Based on intensive fieldwork in a central prison in Kolkata, this book succinctly addresses issues in the sociology of institutions and organisations. It demystifies the image of the prison as an presenting a close understanding of lives and practices within its four walls. The book finds answers to such questions as: Is the prison a negative space? Does meaningful life cease to exist in a prison? Are there aspects of life of which prisoners are unable to make sense? What does the construction of meaningful worlds mean for organisational practice and goals? How do everyday life, organisational practice and goals interact, and what are the implications of this interaction for the nature of the organisation and the quality of prison life? The author thus constructs the prison as a space where inmates make meaningful social worlds that emerge out of despair.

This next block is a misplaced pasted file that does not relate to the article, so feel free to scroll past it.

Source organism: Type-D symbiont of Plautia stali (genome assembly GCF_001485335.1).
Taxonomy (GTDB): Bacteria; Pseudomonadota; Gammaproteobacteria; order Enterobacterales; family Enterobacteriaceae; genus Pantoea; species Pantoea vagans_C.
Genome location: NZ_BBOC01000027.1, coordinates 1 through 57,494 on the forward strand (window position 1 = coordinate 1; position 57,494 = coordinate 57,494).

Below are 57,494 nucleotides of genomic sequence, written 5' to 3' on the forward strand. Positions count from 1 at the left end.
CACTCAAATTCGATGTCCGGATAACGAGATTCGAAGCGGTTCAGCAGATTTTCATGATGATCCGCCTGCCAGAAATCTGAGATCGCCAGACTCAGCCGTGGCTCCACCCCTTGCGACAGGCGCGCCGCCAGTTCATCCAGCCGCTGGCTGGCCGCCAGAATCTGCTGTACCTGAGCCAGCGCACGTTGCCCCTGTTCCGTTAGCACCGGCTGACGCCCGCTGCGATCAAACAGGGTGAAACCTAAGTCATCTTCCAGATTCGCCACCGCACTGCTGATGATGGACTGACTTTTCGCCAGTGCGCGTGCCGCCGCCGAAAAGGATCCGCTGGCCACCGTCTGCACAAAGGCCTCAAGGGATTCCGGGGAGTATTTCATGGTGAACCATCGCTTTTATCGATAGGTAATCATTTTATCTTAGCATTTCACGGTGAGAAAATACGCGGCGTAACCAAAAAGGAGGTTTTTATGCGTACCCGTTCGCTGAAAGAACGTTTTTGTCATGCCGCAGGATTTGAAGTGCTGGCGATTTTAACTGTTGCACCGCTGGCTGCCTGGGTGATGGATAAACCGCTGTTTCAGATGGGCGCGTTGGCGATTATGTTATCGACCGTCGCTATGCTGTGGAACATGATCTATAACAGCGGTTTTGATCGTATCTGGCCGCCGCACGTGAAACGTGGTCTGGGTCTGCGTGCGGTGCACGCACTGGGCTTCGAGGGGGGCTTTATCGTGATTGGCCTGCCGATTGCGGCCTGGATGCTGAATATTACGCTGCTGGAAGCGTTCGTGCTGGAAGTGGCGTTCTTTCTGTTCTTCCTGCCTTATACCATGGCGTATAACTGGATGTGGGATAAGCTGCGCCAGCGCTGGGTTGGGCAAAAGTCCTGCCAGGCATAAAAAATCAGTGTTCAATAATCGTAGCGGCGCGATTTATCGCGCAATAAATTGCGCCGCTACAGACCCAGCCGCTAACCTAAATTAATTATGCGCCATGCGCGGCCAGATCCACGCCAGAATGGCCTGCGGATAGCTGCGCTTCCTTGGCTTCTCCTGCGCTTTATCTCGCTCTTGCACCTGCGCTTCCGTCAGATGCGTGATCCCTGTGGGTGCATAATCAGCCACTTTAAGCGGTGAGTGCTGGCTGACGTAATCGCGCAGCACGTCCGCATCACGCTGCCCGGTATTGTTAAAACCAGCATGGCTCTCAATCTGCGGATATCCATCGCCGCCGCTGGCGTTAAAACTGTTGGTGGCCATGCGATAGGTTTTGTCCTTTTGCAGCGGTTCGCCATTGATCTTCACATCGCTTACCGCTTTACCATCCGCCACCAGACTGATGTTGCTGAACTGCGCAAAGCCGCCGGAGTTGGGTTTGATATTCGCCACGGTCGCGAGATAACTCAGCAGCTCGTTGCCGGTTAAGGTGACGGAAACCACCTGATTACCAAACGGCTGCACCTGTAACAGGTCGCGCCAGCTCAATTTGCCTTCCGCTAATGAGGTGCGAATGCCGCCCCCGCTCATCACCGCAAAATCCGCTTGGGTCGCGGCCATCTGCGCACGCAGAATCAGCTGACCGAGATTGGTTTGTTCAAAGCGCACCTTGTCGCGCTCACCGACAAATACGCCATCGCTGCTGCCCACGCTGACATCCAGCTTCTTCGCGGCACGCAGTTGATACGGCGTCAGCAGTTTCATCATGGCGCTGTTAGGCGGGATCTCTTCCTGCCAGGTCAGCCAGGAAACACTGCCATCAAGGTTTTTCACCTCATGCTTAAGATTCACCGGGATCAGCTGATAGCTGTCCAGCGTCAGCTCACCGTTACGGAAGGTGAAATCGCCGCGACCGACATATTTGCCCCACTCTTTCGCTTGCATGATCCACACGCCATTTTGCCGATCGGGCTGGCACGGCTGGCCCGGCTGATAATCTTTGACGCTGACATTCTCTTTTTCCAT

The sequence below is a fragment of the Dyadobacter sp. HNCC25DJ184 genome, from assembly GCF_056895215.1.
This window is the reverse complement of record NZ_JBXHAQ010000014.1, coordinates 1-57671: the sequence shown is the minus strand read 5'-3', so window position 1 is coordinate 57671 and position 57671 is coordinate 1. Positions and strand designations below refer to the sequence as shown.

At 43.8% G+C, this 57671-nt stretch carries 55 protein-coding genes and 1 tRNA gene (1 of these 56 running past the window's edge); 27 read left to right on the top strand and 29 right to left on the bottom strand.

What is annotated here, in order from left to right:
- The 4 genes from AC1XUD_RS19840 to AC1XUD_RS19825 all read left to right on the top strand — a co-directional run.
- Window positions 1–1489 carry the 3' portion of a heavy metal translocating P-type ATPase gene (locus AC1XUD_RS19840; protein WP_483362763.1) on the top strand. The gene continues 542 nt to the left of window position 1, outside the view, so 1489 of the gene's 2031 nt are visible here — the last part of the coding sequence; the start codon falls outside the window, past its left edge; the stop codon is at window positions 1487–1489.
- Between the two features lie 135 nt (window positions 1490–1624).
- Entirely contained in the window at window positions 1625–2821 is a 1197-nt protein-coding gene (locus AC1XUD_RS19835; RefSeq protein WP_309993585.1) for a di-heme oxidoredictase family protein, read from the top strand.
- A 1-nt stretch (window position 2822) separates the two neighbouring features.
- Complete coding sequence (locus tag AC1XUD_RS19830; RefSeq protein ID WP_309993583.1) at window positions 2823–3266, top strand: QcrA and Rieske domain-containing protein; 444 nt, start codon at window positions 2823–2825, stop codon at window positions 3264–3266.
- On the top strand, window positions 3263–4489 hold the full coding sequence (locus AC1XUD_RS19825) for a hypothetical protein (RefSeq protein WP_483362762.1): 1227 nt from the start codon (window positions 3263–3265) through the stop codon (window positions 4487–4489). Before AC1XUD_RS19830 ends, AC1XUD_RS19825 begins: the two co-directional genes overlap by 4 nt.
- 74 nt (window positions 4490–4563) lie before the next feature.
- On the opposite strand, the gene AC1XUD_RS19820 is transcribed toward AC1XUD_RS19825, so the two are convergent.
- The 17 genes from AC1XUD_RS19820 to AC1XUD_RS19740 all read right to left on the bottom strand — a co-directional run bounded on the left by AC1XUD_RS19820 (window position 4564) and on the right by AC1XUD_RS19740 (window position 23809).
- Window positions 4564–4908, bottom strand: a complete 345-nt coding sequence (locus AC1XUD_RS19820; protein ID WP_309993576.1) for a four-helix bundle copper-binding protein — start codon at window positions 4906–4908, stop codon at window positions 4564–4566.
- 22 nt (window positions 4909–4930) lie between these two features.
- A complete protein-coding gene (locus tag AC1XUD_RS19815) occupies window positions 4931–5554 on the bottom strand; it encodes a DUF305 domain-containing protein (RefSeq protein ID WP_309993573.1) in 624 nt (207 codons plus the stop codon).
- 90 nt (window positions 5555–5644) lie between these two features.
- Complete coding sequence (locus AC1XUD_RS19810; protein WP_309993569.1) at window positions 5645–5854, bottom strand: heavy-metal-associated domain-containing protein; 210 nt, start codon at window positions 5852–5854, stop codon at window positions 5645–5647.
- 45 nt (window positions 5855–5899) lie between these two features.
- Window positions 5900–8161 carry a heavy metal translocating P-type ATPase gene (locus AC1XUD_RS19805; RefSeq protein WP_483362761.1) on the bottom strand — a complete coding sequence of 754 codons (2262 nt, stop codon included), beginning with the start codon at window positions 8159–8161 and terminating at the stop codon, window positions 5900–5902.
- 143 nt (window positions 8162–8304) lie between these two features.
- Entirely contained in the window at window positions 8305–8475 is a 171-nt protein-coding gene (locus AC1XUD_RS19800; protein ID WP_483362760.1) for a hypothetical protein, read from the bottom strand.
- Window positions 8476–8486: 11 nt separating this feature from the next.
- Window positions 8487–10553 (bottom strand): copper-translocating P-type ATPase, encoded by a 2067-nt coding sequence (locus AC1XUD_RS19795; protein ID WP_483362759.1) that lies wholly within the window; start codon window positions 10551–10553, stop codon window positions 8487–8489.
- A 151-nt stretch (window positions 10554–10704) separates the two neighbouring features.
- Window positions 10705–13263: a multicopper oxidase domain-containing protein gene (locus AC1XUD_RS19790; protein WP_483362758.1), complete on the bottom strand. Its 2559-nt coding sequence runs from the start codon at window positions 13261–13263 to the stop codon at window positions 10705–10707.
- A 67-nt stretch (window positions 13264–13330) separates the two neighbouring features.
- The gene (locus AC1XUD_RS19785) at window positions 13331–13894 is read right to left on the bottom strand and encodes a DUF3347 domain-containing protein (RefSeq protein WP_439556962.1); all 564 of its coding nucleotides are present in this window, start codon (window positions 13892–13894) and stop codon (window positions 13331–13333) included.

Marking a departure from the existing sociological studies on prisons in India, Everyday Life in a Prison: Confinement, Surveillance, Resistance highlights the relationship between the prison and the people on whose lives it impinges. Methodologically, this work is significant as it observation, rapport-building, qualitative interviewing and ethnographic involvement in a prison. Introducing readers to a whole new world within the prison, this book will be useful to students and scholars of sociology, psychology, social work and human rights.
Foreword by Lorna A. Rhodes
Part 1 Prison Life: The ethnographic Context
Part 2 The Everyday In Prison
Part 3 Beyond Prison Walls
Part 4 Conclusion